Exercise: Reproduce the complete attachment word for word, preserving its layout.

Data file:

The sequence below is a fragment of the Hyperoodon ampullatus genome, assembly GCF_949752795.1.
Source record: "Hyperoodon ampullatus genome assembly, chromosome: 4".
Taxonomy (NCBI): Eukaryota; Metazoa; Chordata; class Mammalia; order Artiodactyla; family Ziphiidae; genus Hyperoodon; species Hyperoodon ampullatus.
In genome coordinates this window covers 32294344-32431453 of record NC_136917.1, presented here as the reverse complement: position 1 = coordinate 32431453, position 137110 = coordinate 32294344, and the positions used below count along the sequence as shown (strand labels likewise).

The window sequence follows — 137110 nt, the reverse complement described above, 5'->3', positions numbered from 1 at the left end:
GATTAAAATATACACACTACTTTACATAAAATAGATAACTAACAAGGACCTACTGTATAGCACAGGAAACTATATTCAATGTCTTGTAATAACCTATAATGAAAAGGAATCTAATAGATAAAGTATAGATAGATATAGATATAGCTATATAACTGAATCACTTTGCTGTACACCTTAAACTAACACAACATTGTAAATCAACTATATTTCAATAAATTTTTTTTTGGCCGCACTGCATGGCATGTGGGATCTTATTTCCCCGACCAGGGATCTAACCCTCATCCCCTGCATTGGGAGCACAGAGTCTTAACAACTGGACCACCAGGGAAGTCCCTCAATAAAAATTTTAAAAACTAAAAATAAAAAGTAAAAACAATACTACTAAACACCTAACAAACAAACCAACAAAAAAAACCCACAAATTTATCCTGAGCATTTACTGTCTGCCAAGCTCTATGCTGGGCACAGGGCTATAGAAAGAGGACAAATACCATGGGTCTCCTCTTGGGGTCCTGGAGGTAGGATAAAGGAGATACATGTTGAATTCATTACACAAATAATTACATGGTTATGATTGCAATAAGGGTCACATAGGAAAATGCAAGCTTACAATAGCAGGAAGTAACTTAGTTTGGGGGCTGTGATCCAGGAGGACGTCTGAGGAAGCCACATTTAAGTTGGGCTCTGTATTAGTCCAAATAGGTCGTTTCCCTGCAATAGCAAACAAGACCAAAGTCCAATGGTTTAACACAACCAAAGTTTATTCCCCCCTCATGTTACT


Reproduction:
The sequence below is a fragment of the Hyperoodon ampullatus genome, assembly GCF_949752795.1.
Source record: "Hyperoodon ampullatus genome assembly, chromosome: 4".
Taxonomy (NCBI): Eukaryota; Metazoa; Chordata; class Mammalia; order Artiodactyla; family Ziphiidae; genus Hyperoodon; species Hyperoodon ampullatus.
In genome coordinates this window covers 32294344-32431453 of record NC_136917.1, presented here as the reverse complement: position 1 = coordinate 32431453, position 137110 = coordinate 32294344, and the positions used below count along the sequence as shown (strand labels likewise).

The window sequence follows — 137110 nt, the reverse complement described above, 5'->3', positions numbered from 1 at the left end:
GATTAAAATATACACACTACTTTACATAAAATAGATAACTAACAAGGACCTACTGTATAGCACAGGAAACTATATTCAATGTCTTGTAATAACCTATAATGAAAAGGAATCTAATAGATAAAGTATAGATAGATATAGATATAGCTATATAACTGAATCACTTTGCTGTACACCTTAAACTAACACAACATTGTAAATCAACTATATTTCAATAAATTTTTTTTTGGCCGCACTGCATGGCATGTGGGATCTTATTTCCCCGACCAGGGATCTAACCCTCATCCCCTGCATTGGGAGCACAGAGTCTTAACAACTGGACCACCAGGGAAGTCCCTCAATAAAAATTTTAAAAACTAAAAATAAAAAGTAAAAACAATACTACTAAACACCTAACAAACAAACCAACAAAAAAAACCCACAAATTTATCCTGAGCATTTACTGTCTGCCAAGCTCTATGCTGGGCACAGGGCTATAGAAAGAGGACAAATACCATGGGTCTCCTCTTGGGGTCCTGGAGGTAGGATAAAGGAGATACATGTTGAATTCATTACACAAATAATTACATGGTTATGATTGCAATAAGGGTCACATAGGAAAATGCAAGCTTACAATAGCAGGAAGTAACTTAGTTTGGGGGCTGTGATCCAGGAGGACGTCTGAGGAAGCCACATTTAAGTTGGGCTCTGTATTAGTCCAAATAGGTCGTTTCCCTGCAATAGCAAACAAGACCAAAGTCCAATGGTTTAACACAACCAAAGTTTATTCCCCCCTCATGTTACT